Emotionally Focused Therapy (EFT)
Emotionally Focused Therapy (EFT) is a well-known humanistic approach to psychotherapy developed in the 1980’s. EFT is best known as a cutting edge, tested and proven couple intervention, but it is also used to address individual depression, anxiety and post traumatic stress and to repair family bonds.
Another significant finding is that couples who work through the EFT process resolve their issues without returning to their old unhealthy communication patterns in the future.
Regardless of the scale of your issues, EFT can help resolve these difficult situations and bring you and your partner or family member closer.
Eye Movement Desensitization and Reprocessing (EMDR)
Eye Movement Desensitization and Reprocessing, developed by Dr Francine Shapiro, is a psychotherapy treatment designed to treat forms of mental distress, Including Post-Traumatic Stress disorder (PTSD). Other than healing from past traumatic experiences, EMDR has many other applications. This includes establishing self esteem, confidence, and to release attachments to out of date loyalties and unresolved baggage.
EMDR typically involves left-right eye movements, or auditory or tactile stimulation. It can be accomplished using either equipment or the practitioner may move her hand left to right to cause the client's eyes to move. This causes disturbing material to come forward in the client's awareness, enabling it to be resolved adaptively.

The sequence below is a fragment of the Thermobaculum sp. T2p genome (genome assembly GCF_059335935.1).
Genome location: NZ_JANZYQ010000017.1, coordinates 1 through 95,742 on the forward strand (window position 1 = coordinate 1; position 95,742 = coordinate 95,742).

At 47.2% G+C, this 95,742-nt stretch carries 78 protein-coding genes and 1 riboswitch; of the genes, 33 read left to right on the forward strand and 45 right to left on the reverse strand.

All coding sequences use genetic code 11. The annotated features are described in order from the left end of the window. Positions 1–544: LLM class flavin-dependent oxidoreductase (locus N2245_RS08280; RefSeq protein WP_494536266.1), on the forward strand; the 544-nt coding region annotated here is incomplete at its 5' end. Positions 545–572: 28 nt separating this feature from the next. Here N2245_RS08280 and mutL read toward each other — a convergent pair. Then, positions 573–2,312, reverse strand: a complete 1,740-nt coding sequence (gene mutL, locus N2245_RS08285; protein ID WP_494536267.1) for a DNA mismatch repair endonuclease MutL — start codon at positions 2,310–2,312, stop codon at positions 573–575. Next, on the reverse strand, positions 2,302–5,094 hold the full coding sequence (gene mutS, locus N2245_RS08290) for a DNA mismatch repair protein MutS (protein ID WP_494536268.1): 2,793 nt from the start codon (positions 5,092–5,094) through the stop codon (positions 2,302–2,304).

For more information on EMDR visit https://www.emdr.com/
Attachment Theory (Styles)
Attachment theory is a theory that describes that humans are born with a need to form emotional bonds with other people. It is primarily focused on long-term relationships including relationships between parents and their children, and between romantic partners. Developed by the British psychologist John Bowlby, he was interested in the separation anxiety and distress children experience when they are separated from their caregivers. Although Bowlby main focus was the relationship between caregiver and child, he also believed that attachment was a lifelong human characteristic.
The idea that romantic relationships may be characterized in the same way did not appear until the late 1980s. According to Cindy Hansen and Phillip Shaver, the relationship between infant and caregiver and the relationship between romantic partners share these features.
- Both feel safe when the other is nearby.
- Both engage in close or intimate body contact.
- Both feel insecure when the other is inaccessible.
- Both share discoveries with one another
- Both exhibit a mutual fascination with each other.
- Both engage in “baby talk”.
There are five main attachment styles in relationships. These include, Secure, Anxious-Ambivalent, Dismissive-Avoidant, Fearful-Avoidant, Dependent, and Codependent.
To find your attachment styles, visit Dr. Diane Poole Heller’s Attachment Styles Test or Psychology Today's relationship attachment style test